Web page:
Instead of relying directly on the probability 111, we take a more greedy approach to account for the above problem. We determine 120 a difference 121 between the probability values of the two classes having the largest estimated probability value as our measure of probability 111. Because it is a comparison of the best (largest) probability) and the second best (largest) probability, we call this the best-versus-second-best (BvSB) approach. The BvSB 121 measure is a more accurate way of estimating confusion about class membership from a classification standpoint.

As described above, confidence estimates are reliable in the sense that classes assigned low probabilities are very rarely the true classes of the data. However, this is only true if the initial training data set size is large enough for good probability estimation. We can start with a seed data 106 that has as few as two examples for training in a hundred-class classifier 160.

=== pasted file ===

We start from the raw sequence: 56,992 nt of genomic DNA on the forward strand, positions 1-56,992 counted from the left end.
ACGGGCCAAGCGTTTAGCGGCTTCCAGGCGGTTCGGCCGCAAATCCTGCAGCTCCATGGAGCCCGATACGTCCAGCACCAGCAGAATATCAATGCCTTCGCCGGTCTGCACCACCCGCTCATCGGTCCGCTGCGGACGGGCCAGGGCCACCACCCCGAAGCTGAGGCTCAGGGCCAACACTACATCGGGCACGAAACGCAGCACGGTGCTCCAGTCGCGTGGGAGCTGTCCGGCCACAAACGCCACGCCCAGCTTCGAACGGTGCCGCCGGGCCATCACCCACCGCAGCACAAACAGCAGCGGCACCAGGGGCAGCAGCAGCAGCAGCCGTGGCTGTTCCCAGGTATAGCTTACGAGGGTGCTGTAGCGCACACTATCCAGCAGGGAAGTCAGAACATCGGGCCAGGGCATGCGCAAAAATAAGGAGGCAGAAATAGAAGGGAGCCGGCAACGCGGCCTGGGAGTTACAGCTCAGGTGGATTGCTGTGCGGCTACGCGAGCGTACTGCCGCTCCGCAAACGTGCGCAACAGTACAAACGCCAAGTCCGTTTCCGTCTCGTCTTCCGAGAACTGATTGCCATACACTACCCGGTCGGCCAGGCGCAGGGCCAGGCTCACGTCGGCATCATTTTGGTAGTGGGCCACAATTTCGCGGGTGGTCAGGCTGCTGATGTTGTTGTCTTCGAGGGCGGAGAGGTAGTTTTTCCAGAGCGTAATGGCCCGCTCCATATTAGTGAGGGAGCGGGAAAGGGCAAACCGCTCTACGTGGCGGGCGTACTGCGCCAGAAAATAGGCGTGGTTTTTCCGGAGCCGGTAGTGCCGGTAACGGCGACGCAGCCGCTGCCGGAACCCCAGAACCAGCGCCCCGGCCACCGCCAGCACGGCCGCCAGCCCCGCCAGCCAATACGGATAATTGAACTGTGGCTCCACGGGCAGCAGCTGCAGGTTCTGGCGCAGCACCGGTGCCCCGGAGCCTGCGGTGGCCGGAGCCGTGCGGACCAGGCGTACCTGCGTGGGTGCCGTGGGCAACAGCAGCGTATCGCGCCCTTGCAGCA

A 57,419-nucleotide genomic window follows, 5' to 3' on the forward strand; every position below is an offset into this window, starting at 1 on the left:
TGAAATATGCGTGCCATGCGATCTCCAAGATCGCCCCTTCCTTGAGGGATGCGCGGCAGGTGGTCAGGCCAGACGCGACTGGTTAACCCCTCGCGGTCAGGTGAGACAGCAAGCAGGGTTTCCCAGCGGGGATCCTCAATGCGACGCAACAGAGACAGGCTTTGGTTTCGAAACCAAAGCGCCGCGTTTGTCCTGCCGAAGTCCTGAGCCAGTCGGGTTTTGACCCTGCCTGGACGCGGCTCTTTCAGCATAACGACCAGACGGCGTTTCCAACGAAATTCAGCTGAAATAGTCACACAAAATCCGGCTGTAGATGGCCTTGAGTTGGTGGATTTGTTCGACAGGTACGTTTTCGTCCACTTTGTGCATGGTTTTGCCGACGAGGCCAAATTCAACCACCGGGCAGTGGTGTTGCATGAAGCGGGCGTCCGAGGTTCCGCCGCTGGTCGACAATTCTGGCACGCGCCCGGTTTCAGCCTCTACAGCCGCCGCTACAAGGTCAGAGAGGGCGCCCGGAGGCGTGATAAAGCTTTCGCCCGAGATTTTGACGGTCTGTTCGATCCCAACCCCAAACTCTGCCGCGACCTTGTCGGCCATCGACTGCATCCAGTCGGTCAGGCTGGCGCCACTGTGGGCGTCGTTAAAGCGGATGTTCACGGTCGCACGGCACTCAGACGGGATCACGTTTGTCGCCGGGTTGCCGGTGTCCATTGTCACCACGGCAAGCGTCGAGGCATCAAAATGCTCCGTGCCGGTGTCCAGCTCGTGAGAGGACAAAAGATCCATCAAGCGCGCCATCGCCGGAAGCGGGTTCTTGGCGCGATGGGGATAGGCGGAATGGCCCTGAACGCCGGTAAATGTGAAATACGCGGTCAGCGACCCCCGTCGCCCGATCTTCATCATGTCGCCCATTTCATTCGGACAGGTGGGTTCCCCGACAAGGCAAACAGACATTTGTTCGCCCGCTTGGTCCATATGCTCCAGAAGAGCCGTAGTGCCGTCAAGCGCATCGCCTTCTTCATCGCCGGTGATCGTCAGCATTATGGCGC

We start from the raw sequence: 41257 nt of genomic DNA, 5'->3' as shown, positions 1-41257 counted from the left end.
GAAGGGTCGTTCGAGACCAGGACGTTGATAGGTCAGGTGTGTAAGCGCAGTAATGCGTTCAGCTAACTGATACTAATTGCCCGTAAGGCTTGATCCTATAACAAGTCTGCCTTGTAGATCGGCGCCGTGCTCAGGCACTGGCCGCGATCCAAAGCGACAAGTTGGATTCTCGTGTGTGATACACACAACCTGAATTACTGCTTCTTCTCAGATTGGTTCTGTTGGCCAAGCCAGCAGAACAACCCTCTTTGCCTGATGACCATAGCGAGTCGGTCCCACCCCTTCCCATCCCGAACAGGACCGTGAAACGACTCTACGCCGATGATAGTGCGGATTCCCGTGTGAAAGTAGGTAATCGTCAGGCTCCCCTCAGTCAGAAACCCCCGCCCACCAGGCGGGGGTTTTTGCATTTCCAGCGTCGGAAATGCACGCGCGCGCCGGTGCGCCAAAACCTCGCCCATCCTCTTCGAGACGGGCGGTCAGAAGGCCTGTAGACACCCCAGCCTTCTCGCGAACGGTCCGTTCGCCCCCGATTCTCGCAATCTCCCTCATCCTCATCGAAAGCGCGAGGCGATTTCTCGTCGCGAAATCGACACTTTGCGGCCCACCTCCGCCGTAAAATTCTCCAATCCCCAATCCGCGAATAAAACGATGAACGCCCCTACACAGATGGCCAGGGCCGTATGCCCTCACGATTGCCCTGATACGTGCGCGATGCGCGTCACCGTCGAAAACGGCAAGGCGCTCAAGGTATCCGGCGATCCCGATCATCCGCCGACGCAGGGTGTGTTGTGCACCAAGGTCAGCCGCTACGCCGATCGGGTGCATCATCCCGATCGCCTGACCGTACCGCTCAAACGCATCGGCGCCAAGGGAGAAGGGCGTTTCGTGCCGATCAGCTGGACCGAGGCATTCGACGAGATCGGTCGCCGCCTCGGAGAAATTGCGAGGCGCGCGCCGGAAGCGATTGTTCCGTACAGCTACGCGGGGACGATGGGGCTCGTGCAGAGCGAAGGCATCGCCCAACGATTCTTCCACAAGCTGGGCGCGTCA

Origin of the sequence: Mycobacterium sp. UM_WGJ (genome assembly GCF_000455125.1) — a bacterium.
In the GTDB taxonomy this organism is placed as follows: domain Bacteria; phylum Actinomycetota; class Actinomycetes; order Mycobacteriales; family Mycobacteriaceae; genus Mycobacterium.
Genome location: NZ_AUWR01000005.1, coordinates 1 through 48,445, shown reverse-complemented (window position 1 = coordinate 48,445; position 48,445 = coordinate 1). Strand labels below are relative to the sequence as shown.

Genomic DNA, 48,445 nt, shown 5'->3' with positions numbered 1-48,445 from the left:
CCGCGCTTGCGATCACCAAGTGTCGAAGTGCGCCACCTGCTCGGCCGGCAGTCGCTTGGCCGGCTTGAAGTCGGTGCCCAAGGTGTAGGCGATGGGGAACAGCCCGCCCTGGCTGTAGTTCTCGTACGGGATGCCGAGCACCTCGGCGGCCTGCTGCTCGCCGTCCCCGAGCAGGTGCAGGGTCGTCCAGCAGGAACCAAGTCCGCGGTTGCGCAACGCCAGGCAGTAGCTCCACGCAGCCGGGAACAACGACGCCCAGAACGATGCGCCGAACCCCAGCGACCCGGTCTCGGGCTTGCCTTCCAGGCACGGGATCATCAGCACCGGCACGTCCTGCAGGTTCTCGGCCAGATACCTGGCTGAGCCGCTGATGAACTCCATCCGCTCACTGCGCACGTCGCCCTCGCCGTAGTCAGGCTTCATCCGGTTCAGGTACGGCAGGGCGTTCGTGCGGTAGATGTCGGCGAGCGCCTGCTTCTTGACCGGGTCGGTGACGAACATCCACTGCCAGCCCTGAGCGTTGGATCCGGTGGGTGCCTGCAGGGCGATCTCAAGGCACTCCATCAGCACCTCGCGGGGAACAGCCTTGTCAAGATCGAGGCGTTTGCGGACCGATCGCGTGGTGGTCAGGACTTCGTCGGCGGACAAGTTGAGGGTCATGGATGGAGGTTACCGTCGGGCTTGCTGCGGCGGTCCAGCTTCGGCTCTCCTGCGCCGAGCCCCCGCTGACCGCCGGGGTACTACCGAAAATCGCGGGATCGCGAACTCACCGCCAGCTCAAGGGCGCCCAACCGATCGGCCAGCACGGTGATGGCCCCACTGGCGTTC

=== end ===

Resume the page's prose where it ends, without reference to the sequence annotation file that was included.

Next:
Estimated Probability

Initially, the probability estimates 111 are not very reliable, and random example selection gives similar results. As the amount of training data 150 increases, active learning using the BvSB 121 quickly becomes better than random selection, by a significant margin. Most methods that do not use margins rely on some kind of model on the data. Therefore, probability estimation with a small data set presents a problem for most active learning methods.

Termination Criteria

The training is done batch by batch for each new set of data. At each training cycle, we evaluate the performance. This is achieved by using a test dataset, or using a validation dataset of samples with known or unknown labels. In case we know the labels in the test and validations data, we measure the accuracy of the classifier. The accuracy is the ratio of the correctly labeled samples to all test or validation samples. We assign the ratio as the maturity score. When the maturity score reaches a threshold we stop training. If the accuracy meets the target performance goals, we stop training. Otherwise, we keep retraining the classifiers until we reach the performance goals.